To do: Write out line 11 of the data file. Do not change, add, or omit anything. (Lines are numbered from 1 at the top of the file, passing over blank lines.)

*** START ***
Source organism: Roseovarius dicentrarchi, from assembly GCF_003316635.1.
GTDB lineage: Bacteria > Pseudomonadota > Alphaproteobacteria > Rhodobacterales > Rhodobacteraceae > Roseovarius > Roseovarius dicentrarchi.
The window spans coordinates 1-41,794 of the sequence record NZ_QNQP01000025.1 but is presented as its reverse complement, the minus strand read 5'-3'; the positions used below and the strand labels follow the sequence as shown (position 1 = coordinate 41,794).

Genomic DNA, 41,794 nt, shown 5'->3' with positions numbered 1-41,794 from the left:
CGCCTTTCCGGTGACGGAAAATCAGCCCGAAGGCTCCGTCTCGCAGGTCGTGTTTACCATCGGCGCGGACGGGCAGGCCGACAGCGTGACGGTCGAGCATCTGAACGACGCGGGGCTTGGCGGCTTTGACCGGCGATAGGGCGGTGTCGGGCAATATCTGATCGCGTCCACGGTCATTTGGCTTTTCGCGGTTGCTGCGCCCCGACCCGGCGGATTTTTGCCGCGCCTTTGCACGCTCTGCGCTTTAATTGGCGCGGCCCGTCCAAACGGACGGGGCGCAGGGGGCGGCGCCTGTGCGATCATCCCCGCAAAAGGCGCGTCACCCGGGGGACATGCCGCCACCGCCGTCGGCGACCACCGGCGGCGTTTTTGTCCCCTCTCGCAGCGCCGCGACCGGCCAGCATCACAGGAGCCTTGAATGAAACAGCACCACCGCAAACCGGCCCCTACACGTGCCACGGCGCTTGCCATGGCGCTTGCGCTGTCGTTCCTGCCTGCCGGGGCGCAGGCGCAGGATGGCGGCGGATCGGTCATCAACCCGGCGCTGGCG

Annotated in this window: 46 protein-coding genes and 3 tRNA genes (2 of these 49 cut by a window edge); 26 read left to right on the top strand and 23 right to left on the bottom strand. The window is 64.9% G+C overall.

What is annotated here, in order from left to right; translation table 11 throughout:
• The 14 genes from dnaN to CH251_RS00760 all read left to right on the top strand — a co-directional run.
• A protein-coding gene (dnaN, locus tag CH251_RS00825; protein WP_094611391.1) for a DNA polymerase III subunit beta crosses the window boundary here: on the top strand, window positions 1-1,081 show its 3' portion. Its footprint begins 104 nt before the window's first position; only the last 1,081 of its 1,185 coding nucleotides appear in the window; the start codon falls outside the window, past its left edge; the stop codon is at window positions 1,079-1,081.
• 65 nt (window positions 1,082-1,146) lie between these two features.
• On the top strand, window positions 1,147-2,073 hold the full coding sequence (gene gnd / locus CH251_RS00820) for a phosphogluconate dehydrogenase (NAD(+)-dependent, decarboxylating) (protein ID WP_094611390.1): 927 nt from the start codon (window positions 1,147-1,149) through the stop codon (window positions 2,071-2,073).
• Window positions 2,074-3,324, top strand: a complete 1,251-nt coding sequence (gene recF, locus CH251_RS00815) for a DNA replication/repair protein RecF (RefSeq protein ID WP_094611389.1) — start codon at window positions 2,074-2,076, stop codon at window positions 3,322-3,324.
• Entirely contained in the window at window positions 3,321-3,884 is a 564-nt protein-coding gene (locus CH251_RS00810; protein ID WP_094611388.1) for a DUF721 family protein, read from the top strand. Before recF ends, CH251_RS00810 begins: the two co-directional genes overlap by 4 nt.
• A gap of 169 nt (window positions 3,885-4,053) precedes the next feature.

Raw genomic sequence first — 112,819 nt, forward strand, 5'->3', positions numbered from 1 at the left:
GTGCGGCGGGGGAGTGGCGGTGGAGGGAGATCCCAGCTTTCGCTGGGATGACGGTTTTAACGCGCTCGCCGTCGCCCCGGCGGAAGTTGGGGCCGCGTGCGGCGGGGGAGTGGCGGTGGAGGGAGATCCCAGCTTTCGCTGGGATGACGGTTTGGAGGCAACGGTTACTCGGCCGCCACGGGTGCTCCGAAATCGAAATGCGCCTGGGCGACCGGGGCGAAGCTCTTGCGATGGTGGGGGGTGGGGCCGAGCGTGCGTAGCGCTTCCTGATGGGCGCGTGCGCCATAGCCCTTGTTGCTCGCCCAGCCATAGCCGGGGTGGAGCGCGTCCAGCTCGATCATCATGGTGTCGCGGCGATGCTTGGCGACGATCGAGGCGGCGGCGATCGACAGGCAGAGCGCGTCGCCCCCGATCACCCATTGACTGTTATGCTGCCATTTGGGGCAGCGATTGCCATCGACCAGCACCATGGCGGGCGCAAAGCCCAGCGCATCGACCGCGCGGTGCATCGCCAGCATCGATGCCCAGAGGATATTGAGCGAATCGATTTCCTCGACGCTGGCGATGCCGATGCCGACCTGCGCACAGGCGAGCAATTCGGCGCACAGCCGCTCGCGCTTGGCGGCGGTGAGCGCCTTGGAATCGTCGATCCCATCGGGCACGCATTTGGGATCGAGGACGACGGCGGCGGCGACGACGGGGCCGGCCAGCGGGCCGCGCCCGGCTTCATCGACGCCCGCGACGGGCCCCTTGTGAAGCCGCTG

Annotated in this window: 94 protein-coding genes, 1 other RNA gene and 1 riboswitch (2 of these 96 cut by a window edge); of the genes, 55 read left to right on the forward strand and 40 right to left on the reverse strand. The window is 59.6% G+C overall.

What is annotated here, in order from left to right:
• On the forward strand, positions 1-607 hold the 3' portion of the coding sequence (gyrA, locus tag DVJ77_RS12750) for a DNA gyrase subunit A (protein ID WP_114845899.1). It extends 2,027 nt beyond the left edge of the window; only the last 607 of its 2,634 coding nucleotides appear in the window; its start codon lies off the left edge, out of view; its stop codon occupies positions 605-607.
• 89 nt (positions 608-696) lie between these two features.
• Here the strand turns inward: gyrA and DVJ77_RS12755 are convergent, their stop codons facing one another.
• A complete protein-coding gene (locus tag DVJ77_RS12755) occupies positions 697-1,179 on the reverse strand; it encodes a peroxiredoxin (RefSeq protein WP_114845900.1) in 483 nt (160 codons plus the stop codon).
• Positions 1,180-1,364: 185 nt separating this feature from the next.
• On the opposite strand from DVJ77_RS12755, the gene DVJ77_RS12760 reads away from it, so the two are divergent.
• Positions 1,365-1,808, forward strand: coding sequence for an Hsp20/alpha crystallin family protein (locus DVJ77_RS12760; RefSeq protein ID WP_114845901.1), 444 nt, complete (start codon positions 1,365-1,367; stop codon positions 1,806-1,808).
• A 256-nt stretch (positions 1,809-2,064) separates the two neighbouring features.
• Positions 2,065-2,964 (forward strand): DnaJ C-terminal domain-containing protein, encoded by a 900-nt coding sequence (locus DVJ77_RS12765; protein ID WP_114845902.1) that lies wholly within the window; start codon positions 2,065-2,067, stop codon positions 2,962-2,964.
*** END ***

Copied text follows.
• On the top strand, window positions 1,147-2,073 hold the full coding sequence (gene gnd / locus CH251_RS00820) for a phosphogluconate dehydrogenase (NAD(+)-dependent, decarboxylating) (protein ID WP_094611390.1): 927 nt from the start codon (window positions 1,147-1,149) through the stop codon (window positions 2,071-2,073).